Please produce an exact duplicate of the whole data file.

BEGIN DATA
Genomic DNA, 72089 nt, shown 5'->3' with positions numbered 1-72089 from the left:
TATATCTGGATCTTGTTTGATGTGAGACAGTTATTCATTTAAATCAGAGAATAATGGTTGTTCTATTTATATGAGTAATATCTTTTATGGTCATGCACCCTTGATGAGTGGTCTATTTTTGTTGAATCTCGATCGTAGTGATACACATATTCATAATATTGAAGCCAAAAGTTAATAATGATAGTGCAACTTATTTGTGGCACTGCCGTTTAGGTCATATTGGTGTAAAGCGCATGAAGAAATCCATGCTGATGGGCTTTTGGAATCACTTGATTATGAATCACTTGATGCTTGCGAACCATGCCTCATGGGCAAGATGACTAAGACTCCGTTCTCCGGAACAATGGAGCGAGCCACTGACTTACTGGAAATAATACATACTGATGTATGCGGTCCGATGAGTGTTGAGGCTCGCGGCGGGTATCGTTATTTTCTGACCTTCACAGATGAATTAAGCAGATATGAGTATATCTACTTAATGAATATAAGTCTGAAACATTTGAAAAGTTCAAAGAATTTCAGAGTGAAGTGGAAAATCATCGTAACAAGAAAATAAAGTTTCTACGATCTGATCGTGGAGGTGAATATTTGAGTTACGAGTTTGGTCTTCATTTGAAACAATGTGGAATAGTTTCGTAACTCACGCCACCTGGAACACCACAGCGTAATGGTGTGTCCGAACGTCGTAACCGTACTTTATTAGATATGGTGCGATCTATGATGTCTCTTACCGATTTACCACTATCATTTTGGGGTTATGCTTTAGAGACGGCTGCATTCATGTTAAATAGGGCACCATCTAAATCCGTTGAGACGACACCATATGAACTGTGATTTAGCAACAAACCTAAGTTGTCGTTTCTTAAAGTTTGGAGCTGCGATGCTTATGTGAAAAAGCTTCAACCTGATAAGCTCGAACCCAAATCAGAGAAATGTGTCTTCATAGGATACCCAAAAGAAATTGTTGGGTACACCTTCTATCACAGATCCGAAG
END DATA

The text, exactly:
Genomic DNA, 72089 nt, shown 5'->3' with positions numbered 1-72089 from the left:
TATATCTGGATCTTGTTTGATGTGAGACAGTTATTCATTTAAATCAGAGAATAATGGTTGTTCTATTTATATGAGTAATATCTTTTATGGTCATGCACCCTTGATGAGTGGTCTATTTTTGTTGAATCTCGATCGTAGTGATACACATATTCATAATATTGAAGCCAAAAGTTAATAATGATAGTGCAACTTATTTGTGGCACTGCCGTTTAGGTCATATTGGTGTAAAGCGCATGAAGAAATCCATGCTGATGGGCTTTTGGAATCACTTGATTATGAATCACTTGATGCTTGCGAACCATGCCTCATGGGCAAGATGACTAAGACTCCGTTCTCCGGAACAATGGAGCGAGCCACTGACTTACTGGAAATAATACATACTGATGTATGCGGTCCGATGAGTGTTGAGGCTCGCGGCGGGTATCGTTATTTTCTGACCTTCACAGATGAATTAAGCAGATATGAGTATATCTACTTAATGAATATAAGTCTGAAACATTTGAAAAGTTCAAAGAATTTCAGAGTGAAGTGGAAAATCATCGTAACAAGAAAATAAAGTTTCTACGATCTGATCGTGGAGGTGAATATTTGAGTTACGAGTTTGGTCTTCATTTGAAACAATGTGGAATAGTTTCGTAACTCACGCCACCTGGAACACCACAGCGTAATGGTGTGTCCGAACGTCGTAACCGTACTTTATTAGATATGGTGCGATCTATGATGTCTCTTACCGATTTACCACTATCATTTTGGGGTTATGCTTTAGAGACGGCTGCATTCATGTTAAATAGGGCACCATCTAAATCCGTTGAGACGACACCATATGAACTGTGATTTAGCAACAAACCTAAGTTGTCGTTTCTTAAAGTTTGGAGCTGCGATGCTTATGTGAAAAAGCTTCAACCTGATAAGCTCGAACCCAAATCAGAGAAATGTGTCTTCATAGGATACCCAAAAGAAATTGTTGGGTACACCTTCTATCACAGATCCGAAG